A Few Thoughts About My Dad
by Karen Chester
Iíve heard that when they announced to my dad that I had been born (in those days the father waited for the news in the waiting room), he fainted. (Interesting start for our relationship.) Still I was his Fatherís Day gift, born the night before Fatherís Day in 1955.
People tell me my mom and dad were really hip in those days, both playing guitar and singing, involved in the folk music scene, the Ash Grove, and all the great places in L.A.
When I was little I remember my dad doing silly things like giving the waitress in the restaurant a phony name. Once it was Me-etch-es-slof-con-schartzky or something like that. ďCan you spell that please?Ē the waitress said looking perplexed. That left a definite impression. I recall singing with dad in the car. He taught me the Eddystone Light and Iíve Got Sixpence. So began a lifelong love of music. Once while in college I was hired to sing at a business conference. After singing all my moving political repertoire the guys requested the Eddystone Light! Of course I knew that one. They all sang along and thought I was great!
I always knew my dad was brilliant. That was the first thing I knew about him. Very quickly I realized I could impress people by saying that my dad was a professor of physics at UCLA and that he was teaching in Europe, at the university in France, Germany, Russia. I was very proud of my dad.
Dad has often said that he lives a blessed life. Itís so true. He has traveled to many countries. Dad once said to me that he liked to arrive in a completely foreign place and learn it so well that he would leave knowing it as well as he knows home. I like that idea and it served me well in my travels. I discovered the joy of knowing a culture different from my own, learning the language, the humor, and the quirks of other people. Of course dad also said, wherever you go Karen, you will find that the people there think they live at the center of the universe. Thatís dad.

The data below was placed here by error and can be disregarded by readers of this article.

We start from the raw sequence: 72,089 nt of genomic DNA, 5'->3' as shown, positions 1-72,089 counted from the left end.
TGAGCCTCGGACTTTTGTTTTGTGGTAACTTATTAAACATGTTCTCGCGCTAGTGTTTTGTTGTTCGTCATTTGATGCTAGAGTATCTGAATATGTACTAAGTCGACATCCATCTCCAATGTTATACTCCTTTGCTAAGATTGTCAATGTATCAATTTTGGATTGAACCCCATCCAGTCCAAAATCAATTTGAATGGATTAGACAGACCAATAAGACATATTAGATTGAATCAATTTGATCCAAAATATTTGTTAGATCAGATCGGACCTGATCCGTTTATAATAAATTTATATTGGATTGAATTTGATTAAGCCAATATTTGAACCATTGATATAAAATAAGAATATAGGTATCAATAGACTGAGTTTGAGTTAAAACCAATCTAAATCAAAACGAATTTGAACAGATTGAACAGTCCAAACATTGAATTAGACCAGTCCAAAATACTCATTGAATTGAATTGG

Dad advised me to go to the university when I graduated from High School. He wanted me to go to Berkeley but I ended up at Santa Cruz. His advice was to become a physicist (Surprise!). He was ahead of the times though. Most women were not being advised to go into physics. Naturally, I did not listen and chose something more fruitful. Latin American Studies. While Santa Cruz and Latin American Studies were wonderful experiences for me, I soon learned that I had to return to school to become employed. And, I finally did go to Berkeley. It was indeed an adventure and I instantly saw why my father wanted me to be there.
Lately, each time I see dad he surprises me. In our last conversation he said that women have beautiful relationships with each other. I could see that he appreciates how women relate to each other and how it is different than men. I also enjoy watching him with David and Stephen. David takes his important questions about symmetry and dimensions to dad and finds a willing listener. Stephen takes dadsí lessons on his explorations in the forest.
Dad loves to challenge the status quo in any given situation. He loves a good argument (like father, like daughter). Sometimes it is very entertaining. Sometimes itís a real drag. But it keeps life exciting. Dad and I have had our ups and downs. But he is part of my karass (from Cats Cradle which dad introduced me to) for life. It has always been an adventure having Marvin Chester as my dad.
Dad, I have a deep admiration for you. Thank you for the lessons all along the way and I look forward to many more. Happy 70th! Love Karen.